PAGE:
Different Types Of Interest Rates And How Does Interest Rates Work
Interest is an essential aspect of the financial markets that appear in nearly all aspects of people’s financial life. In most cases, it is the grease, which ensures credit card companies and lending trains continue to lend money to clients.
What is an Interest Rate?
Interest is simply the additional amount that a borrower has to pay on top of the principal borrowed. It is also the percentage charged by a lender for the use of its money. Expressed as a percentage, the interest could be fixed amount or sliding scale, often referred to as variable amount.
Financial institutions and lenders apply interest rate on the total unpaid portion of a loan or credit balance. Depending on the type of loan or credit taken, you must pay at least interest each month to avoid further debt accumulation.
Read More: Why do Central Banks change Interest Rates
Types of Interest Rates
Fixed Interest Rate
A common type of interest rate, fixed interest refers to the amount of interest that must be repaid along with the principal. In addition to being easy to calculate, they are stable, allowing borrowers to calculate in advance the amount they must pay back over a long period. In this case, both the borrower and lender understand the rate obligations tied to a loan.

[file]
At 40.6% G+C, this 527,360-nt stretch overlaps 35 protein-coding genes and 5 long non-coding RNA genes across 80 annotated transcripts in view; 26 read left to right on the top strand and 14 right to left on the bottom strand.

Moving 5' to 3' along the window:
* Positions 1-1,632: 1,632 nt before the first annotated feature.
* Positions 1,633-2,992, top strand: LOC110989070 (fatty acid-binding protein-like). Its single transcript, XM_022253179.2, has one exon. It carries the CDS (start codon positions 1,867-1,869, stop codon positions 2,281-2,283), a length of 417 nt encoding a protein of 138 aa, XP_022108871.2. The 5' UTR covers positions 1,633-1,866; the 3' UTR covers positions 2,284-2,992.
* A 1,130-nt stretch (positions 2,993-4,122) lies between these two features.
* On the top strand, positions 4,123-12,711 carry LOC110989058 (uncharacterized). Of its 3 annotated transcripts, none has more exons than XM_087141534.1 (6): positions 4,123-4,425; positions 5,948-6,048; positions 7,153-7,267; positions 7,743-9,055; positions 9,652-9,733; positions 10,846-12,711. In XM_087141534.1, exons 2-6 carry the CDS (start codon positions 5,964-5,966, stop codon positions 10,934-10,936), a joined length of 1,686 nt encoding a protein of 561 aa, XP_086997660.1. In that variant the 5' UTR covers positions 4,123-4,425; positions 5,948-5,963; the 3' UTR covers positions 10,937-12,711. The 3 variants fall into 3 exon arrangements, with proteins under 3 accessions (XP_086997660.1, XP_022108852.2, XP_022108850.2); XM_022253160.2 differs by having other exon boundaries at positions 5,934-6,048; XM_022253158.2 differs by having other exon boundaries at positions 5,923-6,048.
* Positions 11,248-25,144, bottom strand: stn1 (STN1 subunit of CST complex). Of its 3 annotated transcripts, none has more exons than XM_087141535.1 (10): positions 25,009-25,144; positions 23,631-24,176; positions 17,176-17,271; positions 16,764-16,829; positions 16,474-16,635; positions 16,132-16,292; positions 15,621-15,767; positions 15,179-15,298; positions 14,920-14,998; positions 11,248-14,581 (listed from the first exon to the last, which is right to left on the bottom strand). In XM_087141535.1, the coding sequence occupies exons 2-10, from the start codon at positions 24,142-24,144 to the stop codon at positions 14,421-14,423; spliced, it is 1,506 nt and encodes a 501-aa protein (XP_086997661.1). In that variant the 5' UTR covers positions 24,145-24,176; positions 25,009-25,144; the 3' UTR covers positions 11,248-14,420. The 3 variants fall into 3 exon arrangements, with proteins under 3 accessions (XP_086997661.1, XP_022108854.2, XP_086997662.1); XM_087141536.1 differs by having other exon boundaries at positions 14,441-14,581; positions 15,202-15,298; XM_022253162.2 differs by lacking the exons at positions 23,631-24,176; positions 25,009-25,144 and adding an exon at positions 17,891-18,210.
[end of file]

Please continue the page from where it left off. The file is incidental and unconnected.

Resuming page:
Variable interest are the opposite of fixed interest as they fluctuate. The rate at which the interest rate fluctuates depends on the movement of the base interest rate as set by the central bank. Whenever the base interest rate declines, then the variable interest tends to follow suit-allowing borrowers to pay less in interest.
Likewise, whenever the base interest rate rises, lenders also tend to increase the variable interest rate forcing borrowers to pay much more interest on borrowed money. Banks deploy variable interest rates to protect themselves from varying economic cycles in the market.
Annual Percentage Rate
The annual percentage rate refers to the total interest on the total cost of a loan expressed as a percentage. Credit card companies deploy this type of interest rate whenever consumers decide to carry a balance on their credit card account.
The Prime Rate
Financial institutions also try to entice their favored customers to take loans by offering friendly interest rate. The prime rate in this case, is an interest rate that tends to be relatively lower than the prevailing base interest rate, in the overall market. The prime rate is often offered to encourage borrowing.
The Discount Rate
The discount rate is the interest rate that the U.S Federal Reserve charges financial institutions when it lends money to cater to short term needs. Banks rely on the discount rate to borrow money to cater to daily funding shortages as well as address liquidity issues.